CSR Reports – To Report or Not to Report Metrics?
This is the third part in a series of posts on CSR reports over the last few months in which I’ve discussed what these reports are, what they encompass and how you need to begin the task of taking on your own report.
Before you finally jump in on actually preparing your company’s CSR report, you’ve got one last major decision to make: What metrics you’ll use to report your organization’s progress. Many CSR pros struggle with this decision, typically because it seems like a daunting task. But it doesn’t have to be that difficult.
Metrics reporting is about telling your stakeholders how you are doing against past performance. In some cases, metrics reporting acts to set benchmarks that, in future years, you’ll work hard to surpass.
(Often, it’s not the choice of metric guidelines that are difficult for an organization to make, but the CSR report itself – and all of the underlying issues that go along with choosing to do one.) For the sake of this post, let’s assume you’ve already decided to do the report, and you are ready to take on metrics. What metric system will you employ and how will you gather the information you need to satisfy it?
Begin with metrics that are aligned with your business. Making them relevant to what you do as an organization makes it easier for you to set benchmarks, and strive to better yourselves year over year. It may seem incredibly obvious, but you also want to make them measurable. Make sure that what you are suggesting as metrics are actually things you as an organization can actually measure. Finally, make them something that you and your coworkers can act on.
Most CSR pros choose to use what are known as the Global Reporting Initiative (GRI) guidelines for reporting. GRI is an independent organization established in 1997 to create a more standardized format for corporate sustainability reporting. It starts by defining ten reporting principles — four deal with establishing the scope and contents of the report, while the remaining six address the quality of the information presented. In addition, GRI defines a number of indicators (distributed between core and additional indicators) for enterprise profile, economy, environment, working conditions, human rights, society and product responsibility. Finally, GRI offers three different levels (A, B and C – with A being the highest level), and the reporting level is marked with a ”+” if the reporting has been verified by an external third party.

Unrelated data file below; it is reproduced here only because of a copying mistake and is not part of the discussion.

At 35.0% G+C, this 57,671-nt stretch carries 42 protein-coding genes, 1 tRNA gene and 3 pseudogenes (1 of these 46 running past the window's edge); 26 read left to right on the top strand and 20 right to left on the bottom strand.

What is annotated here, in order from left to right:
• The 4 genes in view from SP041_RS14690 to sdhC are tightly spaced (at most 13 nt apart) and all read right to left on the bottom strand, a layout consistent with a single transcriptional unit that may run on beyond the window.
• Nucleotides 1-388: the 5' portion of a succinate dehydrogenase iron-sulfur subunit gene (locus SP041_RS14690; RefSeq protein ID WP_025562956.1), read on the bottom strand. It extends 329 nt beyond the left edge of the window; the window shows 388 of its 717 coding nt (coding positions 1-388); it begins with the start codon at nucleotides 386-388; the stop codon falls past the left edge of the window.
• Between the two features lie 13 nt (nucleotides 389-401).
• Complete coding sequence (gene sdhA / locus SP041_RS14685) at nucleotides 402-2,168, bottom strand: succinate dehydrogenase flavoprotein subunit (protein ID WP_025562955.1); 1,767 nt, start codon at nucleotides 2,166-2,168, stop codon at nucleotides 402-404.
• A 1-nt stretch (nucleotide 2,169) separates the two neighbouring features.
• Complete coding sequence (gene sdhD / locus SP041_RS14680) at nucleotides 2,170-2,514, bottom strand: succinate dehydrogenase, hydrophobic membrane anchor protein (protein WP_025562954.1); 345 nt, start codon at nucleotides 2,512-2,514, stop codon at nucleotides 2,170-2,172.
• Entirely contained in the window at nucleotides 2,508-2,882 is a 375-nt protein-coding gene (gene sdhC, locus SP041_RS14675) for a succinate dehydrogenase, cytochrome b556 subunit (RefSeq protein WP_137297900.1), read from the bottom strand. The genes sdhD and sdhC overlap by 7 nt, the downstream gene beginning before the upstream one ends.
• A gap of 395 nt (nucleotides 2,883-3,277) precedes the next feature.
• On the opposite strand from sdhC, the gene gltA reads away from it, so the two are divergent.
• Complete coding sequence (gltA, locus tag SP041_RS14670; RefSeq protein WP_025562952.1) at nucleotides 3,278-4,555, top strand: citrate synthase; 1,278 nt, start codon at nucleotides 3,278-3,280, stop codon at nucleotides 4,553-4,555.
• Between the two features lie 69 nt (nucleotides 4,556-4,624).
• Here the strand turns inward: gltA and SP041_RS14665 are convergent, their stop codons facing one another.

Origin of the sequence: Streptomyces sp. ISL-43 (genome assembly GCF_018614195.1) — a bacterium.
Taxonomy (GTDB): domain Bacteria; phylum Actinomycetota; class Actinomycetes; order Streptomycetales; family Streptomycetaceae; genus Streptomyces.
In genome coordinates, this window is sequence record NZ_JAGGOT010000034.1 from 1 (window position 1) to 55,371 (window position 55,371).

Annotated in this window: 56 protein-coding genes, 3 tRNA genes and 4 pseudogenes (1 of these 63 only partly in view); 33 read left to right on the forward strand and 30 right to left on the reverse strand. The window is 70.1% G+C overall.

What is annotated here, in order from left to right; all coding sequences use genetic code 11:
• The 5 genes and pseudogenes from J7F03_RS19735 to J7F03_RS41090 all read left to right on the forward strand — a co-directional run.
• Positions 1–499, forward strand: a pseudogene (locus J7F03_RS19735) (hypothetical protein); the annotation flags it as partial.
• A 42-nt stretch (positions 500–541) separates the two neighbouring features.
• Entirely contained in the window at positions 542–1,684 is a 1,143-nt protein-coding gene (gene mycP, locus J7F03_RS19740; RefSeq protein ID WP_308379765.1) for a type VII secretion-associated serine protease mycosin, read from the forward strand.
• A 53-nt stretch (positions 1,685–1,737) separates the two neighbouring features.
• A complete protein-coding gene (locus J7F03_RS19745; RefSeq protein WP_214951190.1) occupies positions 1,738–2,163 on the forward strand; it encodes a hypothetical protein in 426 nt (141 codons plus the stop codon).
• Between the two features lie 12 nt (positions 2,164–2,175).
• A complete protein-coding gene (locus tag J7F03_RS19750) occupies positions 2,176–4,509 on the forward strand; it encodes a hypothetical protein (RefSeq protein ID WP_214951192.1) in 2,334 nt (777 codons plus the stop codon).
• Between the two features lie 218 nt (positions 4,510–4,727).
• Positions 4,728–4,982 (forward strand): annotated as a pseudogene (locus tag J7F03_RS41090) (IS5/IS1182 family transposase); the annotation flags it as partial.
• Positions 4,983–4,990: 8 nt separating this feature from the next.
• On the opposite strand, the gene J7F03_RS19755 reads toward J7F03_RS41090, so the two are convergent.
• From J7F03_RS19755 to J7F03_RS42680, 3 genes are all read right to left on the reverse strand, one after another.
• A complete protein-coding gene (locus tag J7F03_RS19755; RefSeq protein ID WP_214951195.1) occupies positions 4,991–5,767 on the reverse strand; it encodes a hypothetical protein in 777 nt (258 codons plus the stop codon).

There are, of course, other standards to measure against, but GRI is far and away the most recognized and used. Once you’ve decided on which guidelines/standards to follow, you are more than halfway there. I’m oversimplifying a bit here, but in a nutshell, you’ll need to align your internal stakeholders around the metrics, secure their buy-in and implore them to help as much as they can. After all, they own and manage the data you’ll need to evaluate. With that in mind, you’ll also want to develop a work plan to map out where you’ll find the data and ultimately build the report through the lens of GRI.
There’s more to consider, and more to discuss when it comes to reporting and metrics. I would love to talk more with you about it all. For now, I’ll remind you what I wrote at the beginning of this post: choosing reporting guidelines and setting metrics isn’t that hard to do. You must address a number of things, but if you’ve got the right plan in place, you’ll have no problem gathering the right information, compiling it in a manner that meets your guidelines and ultimately building this crucial piece of your overall CSR report.
If you’d like to discuss this post, or anything CSR report related in more detail, just give me a shout.
TAGS: Corporate Sustainability